9) At present bike riders seem to have a privileged position in the Auckland transport scene, with some council-funded free parking.
With the current loading of car park fees in the inner-city and talk of possible further penalties for bringing a car into the inner-city (to reduce congestion), will motorcycle riders maintain these perks?
I hope we do maintain free parking for bikers. Bikes take far less room on the road than the largely single person occupied cars.
10) Is bike riding as scary as a lot of people think -- or possibly would you encourage more fit and able-bodied folk take a bike riding course, learn to ride properly, and avail themselves of all the advantages of motorcycling?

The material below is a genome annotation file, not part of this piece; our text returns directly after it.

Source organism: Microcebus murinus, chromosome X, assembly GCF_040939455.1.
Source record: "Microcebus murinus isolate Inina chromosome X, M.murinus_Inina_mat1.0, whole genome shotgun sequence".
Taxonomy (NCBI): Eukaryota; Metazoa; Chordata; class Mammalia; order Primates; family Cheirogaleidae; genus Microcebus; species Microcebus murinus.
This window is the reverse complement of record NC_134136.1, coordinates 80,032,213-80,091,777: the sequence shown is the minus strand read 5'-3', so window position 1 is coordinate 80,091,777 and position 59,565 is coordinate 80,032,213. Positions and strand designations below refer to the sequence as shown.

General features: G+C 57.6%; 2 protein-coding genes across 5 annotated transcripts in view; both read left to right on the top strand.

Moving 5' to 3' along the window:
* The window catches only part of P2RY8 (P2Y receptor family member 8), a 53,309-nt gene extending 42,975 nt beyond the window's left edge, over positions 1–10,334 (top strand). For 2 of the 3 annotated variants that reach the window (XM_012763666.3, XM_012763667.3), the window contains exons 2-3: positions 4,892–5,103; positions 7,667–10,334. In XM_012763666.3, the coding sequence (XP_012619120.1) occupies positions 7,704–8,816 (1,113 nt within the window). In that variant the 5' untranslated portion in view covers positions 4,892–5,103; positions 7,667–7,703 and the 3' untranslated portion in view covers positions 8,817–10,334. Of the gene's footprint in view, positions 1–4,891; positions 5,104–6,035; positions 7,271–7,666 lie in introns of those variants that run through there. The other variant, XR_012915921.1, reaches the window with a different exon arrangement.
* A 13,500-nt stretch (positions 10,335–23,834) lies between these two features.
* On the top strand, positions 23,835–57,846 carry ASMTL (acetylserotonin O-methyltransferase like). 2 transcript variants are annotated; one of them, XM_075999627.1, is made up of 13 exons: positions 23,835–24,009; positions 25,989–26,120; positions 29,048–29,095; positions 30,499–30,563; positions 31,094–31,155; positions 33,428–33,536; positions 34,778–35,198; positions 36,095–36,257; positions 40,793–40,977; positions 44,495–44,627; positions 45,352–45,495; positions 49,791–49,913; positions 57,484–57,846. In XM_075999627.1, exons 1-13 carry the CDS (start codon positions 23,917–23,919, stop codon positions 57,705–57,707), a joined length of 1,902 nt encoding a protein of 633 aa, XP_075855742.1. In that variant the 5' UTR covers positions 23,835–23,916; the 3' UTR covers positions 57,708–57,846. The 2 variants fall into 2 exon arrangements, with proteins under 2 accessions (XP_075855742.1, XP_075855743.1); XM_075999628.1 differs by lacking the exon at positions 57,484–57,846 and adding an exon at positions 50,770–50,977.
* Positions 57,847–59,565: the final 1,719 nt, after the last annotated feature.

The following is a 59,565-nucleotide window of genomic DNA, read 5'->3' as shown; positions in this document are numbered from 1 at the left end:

Bike riding does entail more risk but you can manage risk by knowing how to ride properly and exercising care.
11) Any memorable motorbike tours or experiences to share?
I remember the ones where it poured all the way and we arrived soaked to the skin (West Coast South Island, West Port to Picton and Auckland to Waihi). I love touring on the mainland – beautiful rides and spectacular landscapes.